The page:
Religion and political behavior in the United States

Layman, Geoffrey C.
June 1997
Public Opinion Quarterly;Summer97, Vol. 61 Issue 2, p288
Academic Journal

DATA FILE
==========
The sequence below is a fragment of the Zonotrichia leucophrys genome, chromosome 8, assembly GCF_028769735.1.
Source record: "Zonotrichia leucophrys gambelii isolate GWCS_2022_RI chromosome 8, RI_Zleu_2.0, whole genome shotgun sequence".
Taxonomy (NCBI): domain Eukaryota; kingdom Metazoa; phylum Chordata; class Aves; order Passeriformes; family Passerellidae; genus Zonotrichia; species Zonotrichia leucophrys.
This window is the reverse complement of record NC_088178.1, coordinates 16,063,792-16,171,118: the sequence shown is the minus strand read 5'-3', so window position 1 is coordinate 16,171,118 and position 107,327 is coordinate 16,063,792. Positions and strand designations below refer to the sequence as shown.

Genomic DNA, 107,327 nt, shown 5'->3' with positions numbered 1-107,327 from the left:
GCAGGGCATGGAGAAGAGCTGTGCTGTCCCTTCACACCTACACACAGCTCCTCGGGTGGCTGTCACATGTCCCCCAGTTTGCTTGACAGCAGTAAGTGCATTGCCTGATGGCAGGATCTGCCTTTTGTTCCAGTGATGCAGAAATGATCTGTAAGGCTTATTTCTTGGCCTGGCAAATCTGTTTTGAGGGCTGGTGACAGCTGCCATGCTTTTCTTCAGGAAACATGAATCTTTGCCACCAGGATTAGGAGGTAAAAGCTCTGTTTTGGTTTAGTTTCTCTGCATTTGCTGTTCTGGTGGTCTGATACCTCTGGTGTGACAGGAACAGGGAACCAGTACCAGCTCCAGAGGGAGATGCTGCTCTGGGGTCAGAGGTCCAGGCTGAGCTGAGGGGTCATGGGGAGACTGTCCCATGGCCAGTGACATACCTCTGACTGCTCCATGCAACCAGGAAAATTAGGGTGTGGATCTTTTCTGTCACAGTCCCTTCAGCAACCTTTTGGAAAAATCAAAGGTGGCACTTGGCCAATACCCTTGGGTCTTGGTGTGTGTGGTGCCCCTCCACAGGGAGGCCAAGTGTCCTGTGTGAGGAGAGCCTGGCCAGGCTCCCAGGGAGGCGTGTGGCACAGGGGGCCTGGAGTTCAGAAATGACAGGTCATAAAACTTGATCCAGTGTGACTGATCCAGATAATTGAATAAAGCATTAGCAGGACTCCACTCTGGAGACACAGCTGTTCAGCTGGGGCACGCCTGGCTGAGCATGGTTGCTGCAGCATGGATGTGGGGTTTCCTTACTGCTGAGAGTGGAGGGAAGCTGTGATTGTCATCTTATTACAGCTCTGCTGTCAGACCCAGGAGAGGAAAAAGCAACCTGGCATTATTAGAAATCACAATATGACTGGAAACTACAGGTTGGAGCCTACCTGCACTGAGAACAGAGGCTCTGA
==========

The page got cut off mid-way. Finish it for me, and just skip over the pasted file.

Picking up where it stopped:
This article examines the influence of a new religious cleavage defined by the orthodoxy of religious beliefs, affiliations, and practices on American political behavior. With data pooled from the American National Election Studies from 1980 through 1994, it tests the hypothesis that the political impact of doctrinal orthodoxy, religious commitment, and Protestant denominational orthodoxy is growing and becoming greater than that of the traditional divisions between Christians and Jews and Catholics and Protestants. The results indicate that, even controlling for a wide range of religious, sociodemographic, and political variables, the influence of doctrinal conservatism on partisanship and presidential vote choice is growing over time. The relationship between the orthodoxy of Protestant denominations and political behavior also has changed considerably, with members of evangelical denominations becoming-increasingly Republican relative to their counterparts in mainline denominations. The impact of religious commitment on presidential vote choice also is growing, with very committed individuals becoming increasingly more likely than their less religious counterparts to vote Republican. The analysis demonstrates that the political differences between religious "conservatives" and religious "liberals" are beginning to rival those between Christians and Jews and Catholics and Protestants.


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